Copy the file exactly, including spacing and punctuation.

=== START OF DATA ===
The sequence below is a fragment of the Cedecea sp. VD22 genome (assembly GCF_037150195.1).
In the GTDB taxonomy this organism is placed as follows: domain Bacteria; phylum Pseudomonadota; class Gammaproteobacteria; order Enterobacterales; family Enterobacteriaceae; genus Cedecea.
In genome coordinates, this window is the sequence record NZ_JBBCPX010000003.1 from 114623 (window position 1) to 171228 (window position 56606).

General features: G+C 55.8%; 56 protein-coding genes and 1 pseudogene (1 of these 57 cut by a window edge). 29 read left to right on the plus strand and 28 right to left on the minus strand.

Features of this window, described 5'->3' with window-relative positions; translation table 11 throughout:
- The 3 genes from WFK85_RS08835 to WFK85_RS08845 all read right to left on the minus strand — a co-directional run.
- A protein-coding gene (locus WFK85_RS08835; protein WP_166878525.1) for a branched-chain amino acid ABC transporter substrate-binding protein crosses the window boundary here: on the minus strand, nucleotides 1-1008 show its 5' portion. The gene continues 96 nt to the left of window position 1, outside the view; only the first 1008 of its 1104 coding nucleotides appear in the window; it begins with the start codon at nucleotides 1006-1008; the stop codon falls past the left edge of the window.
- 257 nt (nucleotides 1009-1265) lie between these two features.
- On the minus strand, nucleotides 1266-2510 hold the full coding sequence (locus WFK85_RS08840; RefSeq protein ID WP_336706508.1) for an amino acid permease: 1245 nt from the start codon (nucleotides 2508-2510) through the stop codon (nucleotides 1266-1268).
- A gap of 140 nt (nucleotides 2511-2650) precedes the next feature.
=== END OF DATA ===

The sequence below is a fragment of the Cedecea sp. VD22 genome (assembly GCF_037150195.1).
In the GTDB taxonomy this organism is placed as follows: domain Bacteria; phylum Pseudomonadota; class Gammaproteobacteria; order Enterobacterales; family Enterobacteriaceae; genus Cedecea.
In genome coordinates, this window is the sequence record NZ_JBBCPX010000003.1 from 114623 (window position 1) to 171228 (window position 56606).

General features: G+C 55.8%; 56 protein-coding genes and 1 pseudogene (1 of these 57 cut by a window edge). 29 read left to right on the plus strand and 28 right to left on the minus strand.

Features of this window, described 5'->3' with window-relative positions; translation table 11 throughout:
- The 3 genes from WFK85_RS08835 to WFK85_RS08845 all read right to left on the minus strand — a co-directional run.
- A protein-coding gene (locus WFK85_RS08835; protein WP_166878525.1) for a branched-chain amino acid ABC transporter substrate-binding protein crosses the window boundary here: on the minus strand, nucleotides 1-1008 show its 5' portion. The gene continues 96 nt to the left of window position 1, outside the view; only the first 1008 of its 1104 coding nucleotides appear in the window; it begins with the start codon at nucleotides 1006-1008; the stop codon falls past the left edge of the window.
- 257 nt (nucleotides 1009-1265) lie between these two features.
- On the minus strand, nucleotides 1266-2510 hold the full coding sequence (locus WFK85_RS08840; RefSeq protein ID WP_336706508.1) for an amino acid permease: 1245 nt from the start codon (nucleotides 2508-2510) through the stop codon (nucleotides 1266-1268).
- A gap of 140 nt (nucleotides 2511-2650) precedes the next feature.